transpiled_bit_code_circuit.draw(output="mpl")
```

## Execute the circuit in hardware¶

Below we execute the circuit in the hardware and then decode the execution results.

```
job_bit_flip = backend.run(transpiled_bit_code_circuit, shots=shots, dynamic=True)
result_bit_flip = job_bit_flip.result()
```

```
def decode_result(data_counts, syndrome_counts, verbose=True, indent=0):
shots = sum(data_counts.values())
success_trials = data_counts.get('000', 0) + data_counts.get('111', 0)
failed_trials = shots-success_trials
error_correction_events = shots-syndrome_counts.get('00', 0)
if verbose:
print(f"{' ' * indent}Bit flip errors were detected/corrected on {error_correction_events}/{shots} trials")
print(f"{' ' * indent}A final parity error was detected on {failed_trials}/{shots} trials")
return error_correction_events, failed_trials
data_indices = list(range(len(qreg_data)))
syndrome_indices = list(range(data_indices[-1]+1, len(qreg_data) + len(qreg_measure) ))
marginalized_data_result = marginal_counts(result_bit_flip, data_indices)
marginalized_syndrome_result = marginal_counts(result_bit_flip, syndrome_indices)
print(f'Completed bit code experiment data measurement counts {marginalized_data_result.get_counts(0)}')
print(f'Completed bit code experiment syndrome measurement counts {marginalized_syndrome_result.get_counts(0)}')
decode_result(marginalized_data_result.get_counts(0), marginalized_syndrome_result.get_counts(0));
```

```
Completed bit code experiment data measurement counts {'000': 5, '001': 5, '010': 2, '011': 31, '101': 37, '111': 900, '110': 17, '100': 3}
Completed bit code experiment syndrome measurement counts {'00': 931, '10': 29, '11': 9, '01': 31}
Bit flip errors were detected/corrected on 69/1000 trials
A final parity error was detected on 95/1000 trials
```

## Emulate a random error source¶

Here we will use some more control flow to insert a random bit-flip error by using an ancilla qubit as a source of random bit-flips, and then look at the performance of our code.

```
from qiskit.circuit.library import IGate, XGate, ZGate
qreg_error_ancilla = QuantumRegister(1)
creg_error_ancilla = ClassicalRegister(1)
def build_random_error_channel(gate, ancilla, creg_ancilla, error_qubit):
"""Build an error channel that randomly applies a single-qubit gate based on an ancilla qubit measurement result"""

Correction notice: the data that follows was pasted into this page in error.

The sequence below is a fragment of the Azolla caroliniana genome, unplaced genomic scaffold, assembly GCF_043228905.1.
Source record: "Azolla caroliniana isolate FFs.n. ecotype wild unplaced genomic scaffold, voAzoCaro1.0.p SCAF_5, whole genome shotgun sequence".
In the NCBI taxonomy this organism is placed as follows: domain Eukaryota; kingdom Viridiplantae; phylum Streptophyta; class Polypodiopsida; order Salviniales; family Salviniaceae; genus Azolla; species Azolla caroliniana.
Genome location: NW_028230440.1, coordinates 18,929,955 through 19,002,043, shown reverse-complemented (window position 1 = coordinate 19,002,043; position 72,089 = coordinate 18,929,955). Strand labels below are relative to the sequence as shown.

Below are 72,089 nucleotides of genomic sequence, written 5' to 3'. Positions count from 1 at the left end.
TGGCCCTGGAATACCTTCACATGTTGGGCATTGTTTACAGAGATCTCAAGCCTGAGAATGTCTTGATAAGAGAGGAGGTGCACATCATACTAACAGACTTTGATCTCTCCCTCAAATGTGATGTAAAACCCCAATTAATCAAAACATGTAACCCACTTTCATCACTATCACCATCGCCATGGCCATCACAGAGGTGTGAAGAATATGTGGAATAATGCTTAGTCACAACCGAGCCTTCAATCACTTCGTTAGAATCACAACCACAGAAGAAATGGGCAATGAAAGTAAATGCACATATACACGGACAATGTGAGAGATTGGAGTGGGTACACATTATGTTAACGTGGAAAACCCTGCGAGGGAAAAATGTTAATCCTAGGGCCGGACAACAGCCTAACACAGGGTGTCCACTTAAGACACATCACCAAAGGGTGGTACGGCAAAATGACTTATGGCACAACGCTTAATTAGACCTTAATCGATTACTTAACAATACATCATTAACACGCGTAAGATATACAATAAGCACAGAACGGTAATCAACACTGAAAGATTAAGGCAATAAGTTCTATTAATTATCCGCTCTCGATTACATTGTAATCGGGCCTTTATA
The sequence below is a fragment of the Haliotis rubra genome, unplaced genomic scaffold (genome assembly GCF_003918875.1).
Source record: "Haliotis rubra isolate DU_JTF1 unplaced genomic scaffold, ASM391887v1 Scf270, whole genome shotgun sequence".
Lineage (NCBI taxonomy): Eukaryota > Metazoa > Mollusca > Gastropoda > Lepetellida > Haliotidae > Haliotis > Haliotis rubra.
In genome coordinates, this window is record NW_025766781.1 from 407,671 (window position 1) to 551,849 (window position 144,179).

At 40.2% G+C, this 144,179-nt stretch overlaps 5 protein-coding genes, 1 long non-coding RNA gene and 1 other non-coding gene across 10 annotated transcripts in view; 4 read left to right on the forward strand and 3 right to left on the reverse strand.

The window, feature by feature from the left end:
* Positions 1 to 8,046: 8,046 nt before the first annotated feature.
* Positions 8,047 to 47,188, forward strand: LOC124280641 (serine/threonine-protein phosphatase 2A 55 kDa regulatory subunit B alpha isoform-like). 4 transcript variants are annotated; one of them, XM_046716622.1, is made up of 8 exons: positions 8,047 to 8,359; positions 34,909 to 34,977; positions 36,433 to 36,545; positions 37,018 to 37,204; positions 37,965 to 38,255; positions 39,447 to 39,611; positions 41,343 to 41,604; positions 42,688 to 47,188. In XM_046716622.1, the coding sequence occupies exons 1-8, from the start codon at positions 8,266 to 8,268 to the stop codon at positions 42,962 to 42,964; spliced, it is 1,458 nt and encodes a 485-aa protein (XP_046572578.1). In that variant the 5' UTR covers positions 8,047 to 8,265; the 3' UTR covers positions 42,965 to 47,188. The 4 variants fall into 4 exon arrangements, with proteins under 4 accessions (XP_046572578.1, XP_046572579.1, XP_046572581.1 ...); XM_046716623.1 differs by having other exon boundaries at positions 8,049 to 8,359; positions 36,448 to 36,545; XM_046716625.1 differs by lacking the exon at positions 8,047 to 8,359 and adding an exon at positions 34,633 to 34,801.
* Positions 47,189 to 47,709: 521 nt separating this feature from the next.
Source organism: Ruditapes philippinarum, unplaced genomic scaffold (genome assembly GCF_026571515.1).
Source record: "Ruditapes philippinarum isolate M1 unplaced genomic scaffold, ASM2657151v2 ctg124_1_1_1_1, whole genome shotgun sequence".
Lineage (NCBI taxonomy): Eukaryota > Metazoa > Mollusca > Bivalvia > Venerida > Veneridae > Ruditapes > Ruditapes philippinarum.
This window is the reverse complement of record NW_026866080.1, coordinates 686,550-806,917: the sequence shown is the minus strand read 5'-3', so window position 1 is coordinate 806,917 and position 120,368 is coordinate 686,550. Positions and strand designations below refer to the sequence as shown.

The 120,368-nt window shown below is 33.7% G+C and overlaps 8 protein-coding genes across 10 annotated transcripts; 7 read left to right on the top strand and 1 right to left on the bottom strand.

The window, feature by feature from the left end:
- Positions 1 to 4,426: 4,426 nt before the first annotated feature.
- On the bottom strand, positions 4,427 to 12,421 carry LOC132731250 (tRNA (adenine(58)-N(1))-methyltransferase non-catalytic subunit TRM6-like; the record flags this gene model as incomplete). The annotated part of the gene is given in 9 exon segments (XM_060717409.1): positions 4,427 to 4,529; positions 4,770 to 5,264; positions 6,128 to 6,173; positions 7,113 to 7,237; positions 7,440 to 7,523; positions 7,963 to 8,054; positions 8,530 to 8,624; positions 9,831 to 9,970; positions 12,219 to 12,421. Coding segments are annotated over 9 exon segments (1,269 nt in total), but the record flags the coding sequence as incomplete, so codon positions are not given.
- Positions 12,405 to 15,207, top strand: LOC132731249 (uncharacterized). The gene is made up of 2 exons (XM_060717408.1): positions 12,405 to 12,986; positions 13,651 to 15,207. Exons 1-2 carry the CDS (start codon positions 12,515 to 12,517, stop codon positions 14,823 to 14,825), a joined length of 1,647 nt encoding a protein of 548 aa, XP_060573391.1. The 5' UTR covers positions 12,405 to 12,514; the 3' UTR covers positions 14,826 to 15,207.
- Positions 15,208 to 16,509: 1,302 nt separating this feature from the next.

qc = build_qc()
qc.add_register(qreg_error_ancilla)
qc.add_register(creg_error_ancilla)
qc.barrier(ancilla, error_qubit.register)
# 50-50 chance of applying a bit-flip
qc.h(ancilla)
qc.measure(ancilla, creg_ancilla)
qc.append(gate, [error_qubit]).c_if(creg_ancilla, 1)
qc.barrier(ancilla, error_qubit.register)
return qc
qc_id_error_channel = build_random_error_channel(IGate(), qreg_error_ancilla, creg_error_ancilla, qreg_data[0])
print("Identity error channel")
print(qc_id_error_channel.draw(idle_wires=False, output='text', fold=-1, cregbundle=False))
qc_bit_flip_error_channel = build_random_error_channel(XGate(), qreg_error_ancilla, creg_error_ancilla, qreg_data[0])
print("Bit flip error channel")
print(qc_bit_flip_error_channel.draw(idle_wires=False, output='text', fold=-1, cregbundle=False))
qc_phase_flip_error_channel = build_random_error_channel(ZGate(), qreg_error_ancilla, creg_error_ancilla, qreg_data[0])
print("Phase flip error channel")
print(qc_phase_flip_error_channel.draw(idle_wires=False, output='text', fold=-1, cregbundle=False))
```

```
Identity error channel
░ ┌───┐ ░
q0_0: ─░─────────┤ I ├─░─
░ ┌───┐┌─┐└─╥─┘ ░
q9: ─░─┤ H ├┤M├──╫───░─
░ └───┘└╥┘ ║ ░
c2: ═════════╩═══■═════
0x1
Bit flip error channel
░ ┌───┐ ░
q0_0: ─░─────────┤ X ├─░─
░ ┌───┐┌─┐└─╥─┘ ░
q9: ─░─┤ H ├┤M├──╫───░─
░ └───┘└╥┘ ║ ░
c2: ═════════╩═══■═════
0x1
Phase flip error channel
░ ┌───┐ ░
q0_0: ─░─────────┤ Z ├─░─
░ ┌───┐┌─┐└─╥─┘ ░
q9: ─░─┤ H ├┤M├──╫───░─
░ └───┘└╥┘ ║ ░
c2: ═════════╩═══■═════
0x1
```

## Inject the error into our error-correction sequence¶

In order to emulate a source of error, we add the error channel in between the encoding phase where we encode our qubit in the codespace, and the syndrome measurement phase where we measure the syndromes. In other words, we inject the error into our encoded logical state.

```
def build_error_channel_base():
qc = build_qc()
qc.add_register(qreg_error_ancilla)
qc.add_register(creg_error_ancilla)
return qc
qc_id_error_bit_flip_code = build_error_correction_sequence(
build_error_channel_base(),
qc_init,
qc_encode_bit,
[qc_id_error_channel],
qc_syndrome_bit,
qc_correction_bit,
None,
qc_final_measure,
"Identity error channel"
)
qc_bit_flip_error_bit_flip_code = build_error_correction_sequence(
build_error_channel_base(),
qc_init,
qc_encode_bit,
[qc_bit_flip_error_channel],
qc_syndrome_bit,
qc_correction_bit,
None,
qc_final_measure,
"Bit flip error channel"
)
qc_phase_flip_error_bit_flip_code = build_error_correction_sequence(
build_error_channel_base(),
qc_init,
qc_encode_bit,
[qc_phase_flip_error_channel],
qc_syndrome_bit,
qc_correction_bit,
None,
qc_final_measure,
"Phase flip error channel"
)
circuits_error_channels_bit_flip_code = [qc_id_error_bit_flip_code, qc_bit_flip_error_bit_flip_code, qc_phase_flip_error_bit_flip_code]
qc_bit_flip_error_bit_flip_code.draw(output="mpl")
```

## Execute the circuits¶

```
# We need to add an extra ancilla qubit to our layout
# It doesn't matter which qubit for the most part as we are using it as a
# source of random information
error_channel_layout = error_channel_layout = initial_layout + list(set(range(circuits_error_channels_bit_flip_code[0].num_qubits)) - set(initial_layout))[:1]
transpiled_circuits_error_channels_bit_flip_code = transpile(circuits_error_channels_bit_flip_code, backend, initial_layout=error_channel_layout)
job_error_channels_bit_flip_code = backend.run(transpiled_circuits_error_channels_bit_flip_code, shots=shots, dynamic=True)
result_error_channels_bit_flip_code = job_error_channels_bit_flip_code.result()
```

```
def decode_error_channel_result(qc_init, data_counts, syndrome_counts, verbose=True, indent=0):
shots = sum(data_counts.values())
success_trials = data_counts.get('000', 0) + data_counts.get('111', 0)